Historic Lost Spring Station site gets interpretive plaque

Staff writer

A day that threatened rain turned partly cloudy Saturday as people gathered at the Lost Spring Station site west of Lost Springs on 240th Road.

The crowd gathered to witness the unveiling of an interpretive plaque approved by the National Park Service. The sign tells the story of the Santa Fe Trail in the vicinity of the Lost Spring Station, a convenience store that operated on the trail from 1859 to 1866.

Visitors also witnessed the placement of a new time capsule into the 1908 monument that was relocated from the south side to the north side of the road last July 3. The granite marker keeps alive the history of the Santa Fe Trail and the station.

The PVC capsule contains numerous items donated by 32 families. The items include a $1 gold coin, driver’s licenses, photos, a slinky, and credit cards, along with pamphlets, videos, and cassettes about the Santa Fe Trail.

Steve Schmidt, president of the Cottonwood Chapter of the Kansas Santa Fe Trail Association, recognized landowner Virginia Shields and her family for the work they have done to establish and improve the site. They gave an easement to the county for off-the-road parking and viewing.

Glenn Shields, Virginia’s son, credited Marion County for installing culverts and providing rocked entrances.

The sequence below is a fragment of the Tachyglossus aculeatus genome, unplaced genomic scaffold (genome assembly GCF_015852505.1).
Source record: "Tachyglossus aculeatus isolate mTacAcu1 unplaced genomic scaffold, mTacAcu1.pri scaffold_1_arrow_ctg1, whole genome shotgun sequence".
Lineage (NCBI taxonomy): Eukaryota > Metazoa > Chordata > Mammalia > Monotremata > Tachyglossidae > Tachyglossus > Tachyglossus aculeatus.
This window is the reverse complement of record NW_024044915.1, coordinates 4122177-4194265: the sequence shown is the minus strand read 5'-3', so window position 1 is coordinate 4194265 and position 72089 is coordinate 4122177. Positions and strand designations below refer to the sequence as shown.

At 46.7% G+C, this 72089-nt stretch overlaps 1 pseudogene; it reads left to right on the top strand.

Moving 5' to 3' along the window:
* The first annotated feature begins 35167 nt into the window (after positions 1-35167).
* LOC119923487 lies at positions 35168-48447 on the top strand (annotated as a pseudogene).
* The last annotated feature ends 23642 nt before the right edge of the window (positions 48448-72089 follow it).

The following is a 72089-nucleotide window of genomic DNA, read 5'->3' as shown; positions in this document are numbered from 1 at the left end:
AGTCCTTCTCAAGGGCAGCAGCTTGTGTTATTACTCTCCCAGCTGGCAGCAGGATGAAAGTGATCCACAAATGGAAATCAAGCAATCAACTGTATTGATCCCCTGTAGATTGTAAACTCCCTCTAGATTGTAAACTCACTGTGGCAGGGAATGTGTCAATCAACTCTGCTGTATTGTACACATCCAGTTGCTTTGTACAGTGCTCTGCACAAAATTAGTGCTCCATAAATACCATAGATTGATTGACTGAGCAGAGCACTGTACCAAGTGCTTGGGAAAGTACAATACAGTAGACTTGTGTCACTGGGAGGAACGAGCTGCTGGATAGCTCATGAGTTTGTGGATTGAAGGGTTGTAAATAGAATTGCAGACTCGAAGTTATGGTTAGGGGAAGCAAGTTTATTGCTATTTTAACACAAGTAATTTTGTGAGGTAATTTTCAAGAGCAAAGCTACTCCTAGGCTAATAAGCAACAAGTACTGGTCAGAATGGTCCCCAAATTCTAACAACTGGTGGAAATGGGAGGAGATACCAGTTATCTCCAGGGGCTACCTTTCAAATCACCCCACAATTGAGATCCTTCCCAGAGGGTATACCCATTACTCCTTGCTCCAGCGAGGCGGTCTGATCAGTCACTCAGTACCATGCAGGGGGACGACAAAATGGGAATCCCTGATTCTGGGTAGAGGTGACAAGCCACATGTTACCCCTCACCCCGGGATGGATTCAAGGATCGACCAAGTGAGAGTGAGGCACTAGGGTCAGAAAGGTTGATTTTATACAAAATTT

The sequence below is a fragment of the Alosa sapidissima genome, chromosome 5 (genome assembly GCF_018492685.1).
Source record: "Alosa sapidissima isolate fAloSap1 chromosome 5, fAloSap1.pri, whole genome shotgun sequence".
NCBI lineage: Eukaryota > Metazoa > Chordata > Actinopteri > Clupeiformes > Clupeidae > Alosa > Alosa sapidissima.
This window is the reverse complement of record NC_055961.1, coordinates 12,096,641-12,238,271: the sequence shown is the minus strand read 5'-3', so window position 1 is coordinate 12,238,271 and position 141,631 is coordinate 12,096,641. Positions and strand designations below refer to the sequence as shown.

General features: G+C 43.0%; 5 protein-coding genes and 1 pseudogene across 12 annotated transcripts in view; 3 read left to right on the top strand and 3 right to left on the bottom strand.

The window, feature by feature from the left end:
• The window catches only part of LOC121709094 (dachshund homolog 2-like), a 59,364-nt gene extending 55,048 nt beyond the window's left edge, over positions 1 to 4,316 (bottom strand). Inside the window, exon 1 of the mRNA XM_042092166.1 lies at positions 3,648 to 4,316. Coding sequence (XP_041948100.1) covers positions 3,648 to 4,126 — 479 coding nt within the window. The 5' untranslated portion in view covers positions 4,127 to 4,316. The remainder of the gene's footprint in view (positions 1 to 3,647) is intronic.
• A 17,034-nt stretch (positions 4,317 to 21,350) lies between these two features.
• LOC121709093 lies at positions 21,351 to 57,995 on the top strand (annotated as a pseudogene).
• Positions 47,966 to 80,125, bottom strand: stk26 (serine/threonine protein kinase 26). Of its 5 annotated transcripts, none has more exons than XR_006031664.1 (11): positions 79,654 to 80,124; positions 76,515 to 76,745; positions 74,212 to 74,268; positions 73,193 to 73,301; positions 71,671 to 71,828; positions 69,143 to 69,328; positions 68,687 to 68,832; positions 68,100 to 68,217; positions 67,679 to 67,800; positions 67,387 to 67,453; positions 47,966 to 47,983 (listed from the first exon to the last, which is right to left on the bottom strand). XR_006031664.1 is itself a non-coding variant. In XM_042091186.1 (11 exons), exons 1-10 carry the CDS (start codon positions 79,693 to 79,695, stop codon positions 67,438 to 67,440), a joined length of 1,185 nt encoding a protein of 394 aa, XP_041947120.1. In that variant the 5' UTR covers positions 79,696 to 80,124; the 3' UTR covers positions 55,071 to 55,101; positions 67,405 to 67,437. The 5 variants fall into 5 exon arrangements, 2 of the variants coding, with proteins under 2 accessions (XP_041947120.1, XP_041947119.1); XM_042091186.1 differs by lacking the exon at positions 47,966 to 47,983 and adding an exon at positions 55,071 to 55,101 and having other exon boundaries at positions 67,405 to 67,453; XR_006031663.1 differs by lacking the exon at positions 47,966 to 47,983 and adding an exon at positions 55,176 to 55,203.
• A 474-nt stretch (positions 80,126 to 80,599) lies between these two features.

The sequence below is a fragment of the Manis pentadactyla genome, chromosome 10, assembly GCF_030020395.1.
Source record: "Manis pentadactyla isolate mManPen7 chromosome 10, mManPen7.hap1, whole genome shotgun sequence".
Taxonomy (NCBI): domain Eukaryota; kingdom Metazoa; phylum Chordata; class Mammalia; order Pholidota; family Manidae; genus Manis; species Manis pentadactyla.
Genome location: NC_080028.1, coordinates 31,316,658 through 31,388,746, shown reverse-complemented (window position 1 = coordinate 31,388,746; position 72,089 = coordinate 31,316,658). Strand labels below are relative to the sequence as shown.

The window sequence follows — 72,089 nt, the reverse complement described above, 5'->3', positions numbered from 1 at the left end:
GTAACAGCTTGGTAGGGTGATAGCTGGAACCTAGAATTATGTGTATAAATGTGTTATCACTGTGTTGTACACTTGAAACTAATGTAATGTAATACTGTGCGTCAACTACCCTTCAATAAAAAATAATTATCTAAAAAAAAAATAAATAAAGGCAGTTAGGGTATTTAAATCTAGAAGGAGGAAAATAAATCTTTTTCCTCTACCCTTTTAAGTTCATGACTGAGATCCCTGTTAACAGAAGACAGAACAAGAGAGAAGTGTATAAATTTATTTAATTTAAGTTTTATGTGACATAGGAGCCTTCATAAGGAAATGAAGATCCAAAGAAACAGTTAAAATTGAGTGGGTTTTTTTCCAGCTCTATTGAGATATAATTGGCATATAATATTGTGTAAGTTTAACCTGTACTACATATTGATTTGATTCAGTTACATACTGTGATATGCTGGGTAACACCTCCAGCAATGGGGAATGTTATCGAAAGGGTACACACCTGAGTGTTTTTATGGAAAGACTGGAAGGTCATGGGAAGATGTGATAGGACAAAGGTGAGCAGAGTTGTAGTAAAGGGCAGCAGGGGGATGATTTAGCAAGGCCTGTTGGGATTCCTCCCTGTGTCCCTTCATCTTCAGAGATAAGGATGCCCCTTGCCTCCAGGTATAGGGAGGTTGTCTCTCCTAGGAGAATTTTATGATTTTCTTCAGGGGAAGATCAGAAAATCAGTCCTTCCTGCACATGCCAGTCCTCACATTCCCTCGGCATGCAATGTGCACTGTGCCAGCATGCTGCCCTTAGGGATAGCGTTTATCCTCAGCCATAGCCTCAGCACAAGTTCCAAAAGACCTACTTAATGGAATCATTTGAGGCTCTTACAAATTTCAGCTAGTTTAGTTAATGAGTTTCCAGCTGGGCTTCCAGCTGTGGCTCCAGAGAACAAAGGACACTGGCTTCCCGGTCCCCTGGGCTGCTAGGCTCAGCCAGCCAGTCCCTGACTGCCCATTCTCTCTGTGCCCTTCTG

Members of the Shields family have spent hours clearing brush from the spring site and mowing the grass, making the spring easily accessible and visible to the public. Schmidt said the local Santa Fe Trail chapter hopes to establish an all-weather path to the spring.

Expenses for establishing the site were paid with a $2,000 grant from the National Park Service; funds from the national, state, and local trail associations; and private donations.

Saturday’s event included a demonstration by the Fort Riley Commanding General’s Mounted Color Guard. Six troopers and their horses were outfitted in the uniforms; and equipment of the Civil War period. The active-duty soldiers demonstrated their horsemanship while using lances and pistols.

Schmidt said it was appropriate for the military to be involved in the Lost Spring Station celebration because soldiers from Fort Leavenworth and Fort Riley were closely tied to the Santa Fe Trail. At first, they provided escorts to travelers. Later, they used the trail to supply the various forts built out west.

Cavalry tents from the Civil War period also were on display Saturday, as well as a World War II ambulance wagon.

The Santa Fe Trail existed as a commercial route between Independence, Mo., and Santa Fe, N.Mex., from 1821-1866. It was used by early settlers until 1872.

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